George Staphos — Bank of America — Analyst

Okay. But on the things that are tailwinds, is there any way to size the effect of the inventory benefit from logs or the Grayling start-up in terms of 1Q, just to have some sort of building block. And if you can’t, that’s fine, but figure, I’d try one more time.

Devin W. Stockfish — President and Chief Executive Officer

Yeah, so I’d say in the log costs, that’s probably $10 million to $15 million and Grayling is about $4 million.

George Staphos — Bank of America — Analyst

Okay. Thank you for that. Second question I had is, there was some ticking down in EWP pricing and you went through the reasons there and it sound like most of that was mix in terms of industrial and solid section. We had heard in the trade that there was some private label business that shifted and maybe shifted away from you. Was any of that in your mix or pricing effect or is that — if you, by the premise of that comment or is that sort of immaterial? And then my last question, I’ll turn it over. In the South, there’s a fair amount of storm wood obviously from the third quarter storms. A lot of that’s in Florida. Does that have any kind of effect on when you expect southern prices to lift or is it immaterial at this juncture? Thank you, and good luck in the quarter.

Devin W. Stockfish — President and Chief Executive Officer

Yeah. Thanks, George. So with respect to the EWP question, you have customers move around from time-to-time in the overall mix, that’s not really material for Q4 for us. We have a strong customer base. So, not terribly impactful for us. With respect to the storm damaged wood, I think, when you talk about the local geographies, where you had some of the damage, there may be some downward pressure here over the spring time period as they salvage some of that wood. Those are our geographies that aren’t, we don’t have a significant amount of ownership in those areas. So I don’t think it’ll impact us terribly, but you will see some increase in volume coming into those local markets as they salvage that damaged wood.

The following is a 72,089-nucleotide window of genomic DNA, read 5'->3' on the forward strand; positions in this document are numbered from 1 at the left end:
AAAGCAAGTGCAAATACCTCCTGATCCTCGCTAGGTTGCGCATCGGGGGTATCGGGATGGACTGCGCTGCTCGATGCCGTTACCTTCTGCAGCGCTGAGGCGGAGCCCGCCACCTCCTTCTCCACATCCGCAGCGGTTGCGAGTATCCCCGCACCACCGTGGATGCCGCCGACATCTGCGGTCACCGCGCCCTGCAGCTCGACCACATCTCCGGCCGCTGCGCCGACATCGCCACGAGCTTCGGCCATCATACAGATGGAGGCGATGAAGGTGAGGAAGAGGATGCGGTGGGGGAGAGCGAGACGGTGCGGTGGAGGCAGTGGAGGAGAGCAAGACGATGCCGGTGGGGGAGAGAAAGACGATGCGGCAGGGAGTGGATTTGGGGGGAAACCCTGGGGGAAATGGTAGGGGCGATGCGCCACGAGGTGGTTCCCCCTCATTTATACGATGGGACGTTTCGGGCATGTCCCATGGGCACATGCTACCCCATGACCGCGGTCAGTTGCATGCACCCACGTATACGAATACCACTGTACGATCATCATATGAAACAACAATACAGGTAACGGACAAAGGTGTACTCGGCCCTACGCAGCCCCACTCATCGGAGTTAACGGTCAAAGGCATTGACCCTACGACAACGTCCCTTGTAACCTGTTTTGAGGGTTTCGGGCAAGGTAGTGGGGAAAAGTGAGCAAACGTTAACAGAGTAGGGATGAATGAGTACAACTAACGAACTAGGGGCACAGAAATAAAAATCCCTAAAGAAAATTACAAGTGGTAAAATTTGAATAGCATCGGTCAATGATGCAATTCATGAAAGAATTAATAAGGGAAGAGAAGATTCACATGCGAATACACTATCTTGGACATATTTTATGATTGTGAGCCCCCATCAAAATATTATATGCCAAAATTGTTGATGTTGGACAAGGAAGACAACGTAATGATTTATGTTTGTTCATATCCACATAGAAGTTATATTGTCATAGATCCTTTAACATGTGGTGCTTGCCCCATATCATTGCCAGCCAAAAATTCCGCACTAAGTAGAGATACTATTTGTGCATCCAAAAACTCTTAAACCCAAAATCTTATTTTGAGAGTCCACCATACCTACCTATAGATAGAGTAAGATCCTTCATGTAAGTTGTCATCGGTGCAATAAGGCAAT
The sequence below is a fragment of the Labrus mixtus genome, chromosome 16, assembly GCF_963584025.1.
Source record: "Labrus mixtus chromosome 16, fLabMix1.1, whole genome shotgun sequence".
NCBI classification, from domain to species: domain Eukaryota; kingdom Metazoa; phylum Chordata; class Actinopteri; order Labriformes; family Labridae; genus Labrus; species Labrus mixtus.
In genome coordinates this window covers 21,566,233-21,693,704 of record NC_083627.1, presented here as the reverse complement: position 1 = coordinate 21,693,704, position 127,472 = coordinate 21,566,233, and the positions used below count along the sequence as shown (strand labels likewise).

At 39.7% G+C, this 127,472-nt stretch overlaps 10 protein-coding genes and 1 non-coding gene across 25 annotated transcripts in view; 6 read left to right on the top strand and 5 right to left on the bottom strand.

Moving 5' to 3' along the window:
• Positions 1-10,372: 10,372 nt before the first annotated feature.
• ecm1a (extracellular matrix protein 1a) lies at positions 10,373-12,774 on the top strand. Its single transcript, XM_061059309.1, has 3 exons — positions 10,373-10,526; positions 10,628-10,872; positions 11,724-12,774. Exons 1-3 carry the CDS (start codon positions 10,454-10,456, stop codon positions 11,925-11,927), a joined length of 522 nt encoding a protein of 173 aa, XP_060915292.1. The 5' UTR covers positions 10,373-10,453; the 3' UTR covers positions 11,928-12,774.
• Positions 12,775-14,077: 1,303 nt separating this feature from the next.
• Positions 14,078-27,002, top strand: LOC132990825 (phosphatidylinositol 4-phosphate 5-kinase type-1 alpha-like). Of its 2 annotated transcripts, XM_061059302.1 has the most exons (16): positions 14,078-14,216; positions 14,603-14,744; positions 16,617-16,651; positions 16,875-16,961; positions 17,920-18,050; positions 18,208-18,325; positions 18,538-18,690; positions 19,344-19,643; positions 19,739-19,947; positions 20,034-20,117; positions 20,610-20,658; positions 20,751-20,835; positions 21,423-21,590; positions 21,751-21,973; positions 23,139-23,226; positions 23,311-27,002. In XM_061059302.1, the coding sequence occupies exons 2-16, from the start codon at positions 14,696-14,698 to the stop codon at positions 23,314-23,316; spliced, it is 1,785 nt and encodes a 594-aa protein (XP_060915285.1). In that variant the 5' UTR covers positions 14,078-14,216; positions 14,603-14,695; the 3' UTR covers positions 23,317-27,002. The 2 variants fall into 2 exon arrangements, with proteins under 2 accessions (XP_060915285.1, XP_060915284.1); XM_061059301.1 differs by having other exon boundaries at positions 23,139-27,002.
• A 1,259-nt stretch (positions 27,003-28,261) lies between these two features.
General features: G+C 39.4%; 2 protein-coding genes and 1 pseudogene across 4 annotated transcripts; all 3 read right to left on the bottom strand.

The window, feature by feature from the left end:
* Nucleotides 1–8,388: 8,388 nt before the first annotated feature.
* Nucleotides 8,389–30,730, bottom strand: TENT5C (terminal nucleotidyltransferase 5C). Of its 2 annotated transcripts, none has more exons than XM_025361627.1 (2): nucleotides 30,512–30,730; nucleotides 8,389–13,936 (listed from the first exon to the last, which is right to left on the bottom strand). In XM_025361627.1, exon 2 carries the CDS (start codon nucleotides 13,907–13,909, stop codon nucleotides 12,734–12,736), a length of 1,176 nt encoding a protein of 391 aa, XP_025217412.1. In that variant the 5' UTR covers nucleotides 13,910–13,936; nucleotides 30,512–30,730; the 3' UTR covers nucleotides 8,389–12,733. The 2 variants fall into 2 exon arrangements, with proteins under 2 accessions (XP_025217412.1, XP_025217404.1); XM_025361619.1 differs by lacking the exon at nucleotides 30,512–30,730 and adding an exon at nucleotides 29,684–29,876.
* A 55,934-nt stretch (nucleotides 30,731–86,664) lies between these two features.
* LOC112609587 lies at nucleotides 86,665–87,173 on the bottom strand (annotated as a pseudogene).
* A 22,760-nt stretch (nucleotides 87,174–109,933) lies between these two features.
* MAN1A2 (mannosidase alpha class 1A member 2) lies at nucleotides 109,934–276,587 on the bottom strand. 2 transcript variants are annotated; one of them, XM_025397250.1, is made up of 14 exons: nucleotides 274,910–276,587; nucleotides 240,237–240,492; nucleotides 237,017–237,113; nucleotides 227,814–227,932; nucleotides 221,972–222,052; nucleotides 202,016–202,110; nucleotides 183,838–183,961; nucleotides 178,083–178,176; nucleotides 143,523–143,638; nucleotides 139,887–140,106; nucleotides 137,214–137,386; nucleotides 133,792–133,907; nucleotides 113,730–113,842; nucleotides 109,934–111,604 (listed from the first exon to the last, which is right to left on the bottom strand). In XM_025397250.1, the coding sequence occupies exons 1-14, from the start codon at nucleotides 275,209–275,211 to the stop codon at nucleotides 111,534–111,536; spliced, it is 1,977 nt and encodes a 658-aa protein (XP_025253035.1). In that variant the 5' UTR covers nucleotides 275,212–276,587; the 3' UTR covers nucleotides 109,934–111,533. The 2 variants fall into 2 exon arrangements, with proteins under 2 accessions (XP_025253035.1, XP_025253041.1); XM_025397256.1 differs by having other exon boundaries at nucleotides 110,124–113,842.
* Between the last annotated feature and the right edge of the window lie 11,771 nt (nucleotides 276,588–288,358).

George Staphos — Bank of America — Analyst

Okay. Thank you very much.

Operator

Your next question is from the line of Mark Wilde with BMO Capital Markets. Please go ahead.

Mark Wilde — BMO Capital Markets — Analyst

Good morning, Devin. Congratulations on taking over.

Devin W. Stockfish — President and Chief Executive Officer

Thanks, Mark. Good morning.

Mark Wilde — BMO Capital Markets — Analyst

Good morning. I wondered, just to start off from your own distribution operations, what is your sense for kind of inventory building products, inventory in the channel right now?

Devin W. Stockfish — President and Chief Executive Officer

Yeah. When you look across the system, our view is that inventories are pretty light. You will have pockets where it might be a little over in certain geographies, but on balance, really across the system, we think that the inventory channels are lower than normal.

Mark Wilde — BMO Capital Markets — Analyst

Okay. And then on the OpEx, you called out Timberland, you called out Wood Products, you didn’t call out kind of Real Estate or the distribution business. I wondered if you can give us any color there?

Devin W. Stockfish — President and Chief Executive Officer

Yeah, Mark. So, a couple of things. On the the Real Estate business, we really — we measure OpEx slightly differently there. And so for us, OpEx in real estate is really about generating value over and above the timber value at the acre. And so, our target is generally around 30% in 2018. We delivered well in excess of that. So that’s how we measure OpEx in the real estate business. And for distribution, we put that in with wood Products. So that’s included in our commentary around the Wood Products OpEx.

Mark Wilde — BMO Capital Markets — Analyst